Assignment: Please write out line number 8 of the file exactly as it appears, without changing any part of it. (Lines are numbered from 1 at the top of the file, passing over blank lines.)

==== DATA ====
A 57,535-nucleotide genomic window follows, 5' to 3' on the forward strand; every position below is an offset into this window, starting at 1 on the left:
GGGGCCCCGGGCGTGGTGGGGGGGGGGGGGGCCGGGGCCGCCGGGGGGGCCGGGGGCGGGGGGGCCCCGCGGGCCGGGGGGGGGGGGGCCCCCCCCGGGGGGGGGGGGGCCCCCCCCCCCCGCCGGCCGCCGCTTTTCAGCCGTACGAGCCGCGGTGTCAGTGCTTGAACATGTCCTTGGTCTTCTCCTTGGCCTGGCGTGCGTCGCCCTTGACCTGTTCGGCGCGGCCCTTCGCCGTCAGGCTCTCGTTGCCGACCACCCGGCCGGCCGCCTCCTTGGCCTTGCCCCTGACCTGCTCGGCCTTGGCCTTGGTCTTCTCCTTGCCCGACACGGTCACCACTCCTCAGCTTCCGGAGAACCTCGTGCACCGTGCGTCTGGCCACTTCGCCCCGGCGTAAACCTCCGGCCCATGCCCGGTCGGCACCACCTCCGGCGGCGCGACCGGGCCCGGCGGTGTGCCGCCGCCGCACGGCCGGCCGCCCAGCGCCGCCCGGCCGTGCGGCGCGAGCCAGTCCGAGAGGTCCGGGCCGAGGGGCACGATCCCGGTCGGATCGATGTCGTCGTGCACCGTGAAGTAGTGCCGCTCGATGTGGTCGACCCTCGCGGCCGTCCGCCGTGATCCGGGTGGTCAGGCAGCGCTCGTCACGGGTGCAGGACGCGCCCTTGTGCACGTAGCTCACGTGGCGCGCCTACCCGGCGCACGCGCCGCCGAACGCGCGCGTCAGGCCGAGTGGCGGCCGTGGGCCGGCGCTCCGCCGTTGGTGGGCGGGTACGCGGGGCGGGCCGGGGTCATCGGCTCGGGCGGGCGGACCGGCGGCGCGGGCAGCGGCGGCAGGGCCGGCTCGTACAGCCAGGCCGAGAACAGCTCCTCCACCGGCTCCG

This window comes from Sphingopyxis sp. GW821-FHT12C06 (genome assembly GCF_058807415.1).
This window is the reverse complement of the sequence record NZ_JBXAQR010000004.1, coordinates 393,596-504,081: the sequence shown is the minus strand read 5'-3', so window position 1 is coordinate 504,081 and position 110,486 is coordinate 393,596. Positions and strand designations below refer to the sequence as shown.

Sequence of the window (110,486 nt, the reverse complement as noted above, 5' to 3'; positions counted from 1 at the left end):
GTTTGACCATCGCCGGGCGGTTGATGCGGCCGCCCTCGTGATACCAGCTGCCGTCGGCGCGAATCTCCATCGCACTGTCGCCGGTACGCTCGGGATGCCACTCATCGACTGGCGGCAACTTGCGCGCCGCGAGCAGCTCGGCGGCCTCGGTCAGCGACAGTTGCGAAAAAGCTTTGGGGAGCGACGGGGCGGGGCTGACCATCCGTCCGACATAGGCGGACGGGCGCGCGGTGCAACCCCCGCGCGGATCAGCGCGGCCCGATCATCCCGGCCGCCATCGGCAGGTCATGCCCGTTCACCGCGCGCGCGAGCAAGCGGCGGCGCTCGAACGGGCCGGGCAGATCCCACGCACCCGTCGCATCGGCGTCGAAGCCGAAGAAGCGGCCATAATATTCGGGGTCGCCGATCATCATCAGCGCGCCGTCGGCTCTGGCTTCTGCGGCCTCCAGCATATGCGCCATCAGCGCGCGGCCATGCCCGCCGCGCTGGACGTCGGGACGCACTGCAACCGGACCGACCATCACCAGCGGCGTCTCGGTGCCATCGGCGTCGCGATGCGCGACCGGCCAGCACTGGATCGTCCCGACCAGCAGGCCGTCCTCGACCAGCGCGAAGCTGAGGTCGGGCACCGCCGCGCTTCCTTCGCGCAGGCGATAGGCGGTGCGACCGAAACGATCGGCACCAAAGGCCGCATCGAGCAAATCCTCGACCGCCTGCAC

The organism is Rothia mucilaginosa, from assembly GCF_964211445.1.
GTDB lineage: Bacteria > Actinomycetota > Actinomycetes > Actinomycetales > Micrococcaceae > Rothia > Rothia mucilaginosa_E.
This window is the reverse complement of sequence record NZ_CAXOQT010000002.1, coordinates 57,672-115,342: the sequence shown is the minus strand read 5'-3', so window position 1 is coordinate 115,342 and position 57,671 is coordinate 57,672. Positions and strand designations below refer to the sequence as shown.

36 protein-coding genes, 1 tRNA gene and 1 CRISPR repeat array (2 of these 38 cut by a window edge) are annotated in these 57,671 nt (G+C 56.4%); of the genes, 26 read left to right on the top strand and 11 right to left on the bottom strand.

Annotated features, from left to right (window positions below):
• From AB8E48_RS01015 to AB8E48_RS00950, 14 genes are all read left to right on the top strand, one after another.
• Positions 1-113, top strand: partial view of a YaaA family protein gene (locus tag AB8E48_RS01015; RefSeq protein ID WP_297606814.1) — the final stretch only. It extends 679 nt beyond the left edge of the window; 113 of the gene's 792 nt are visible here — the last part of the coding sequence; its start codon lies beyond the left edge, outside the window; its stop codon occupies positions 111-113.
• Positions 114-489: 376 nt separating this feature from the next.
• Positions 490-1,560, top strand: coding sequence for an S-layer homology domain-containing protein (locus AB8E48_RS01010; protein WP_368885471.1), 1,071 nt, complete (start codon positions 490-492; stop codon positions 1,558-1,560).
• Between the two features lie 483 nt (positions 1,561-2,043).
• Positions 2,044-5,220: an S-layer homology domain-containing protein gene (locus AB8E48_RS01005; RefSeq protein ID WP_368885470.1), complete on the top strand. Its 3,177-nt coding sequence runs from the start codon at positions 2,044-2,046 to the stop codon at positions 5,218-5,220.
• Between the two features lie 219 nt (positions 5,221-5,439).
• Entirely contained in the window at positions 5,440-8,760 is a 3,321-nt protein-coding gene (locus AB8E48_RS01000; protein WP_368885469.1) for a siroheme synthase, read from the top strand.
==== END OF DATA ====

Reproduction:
GTDB lineage: Bacteria > Actinomycetota > Actinomycetes > Actinomycetales > Micrococcaceae > Rothia > Rothia mucilaginosa_E.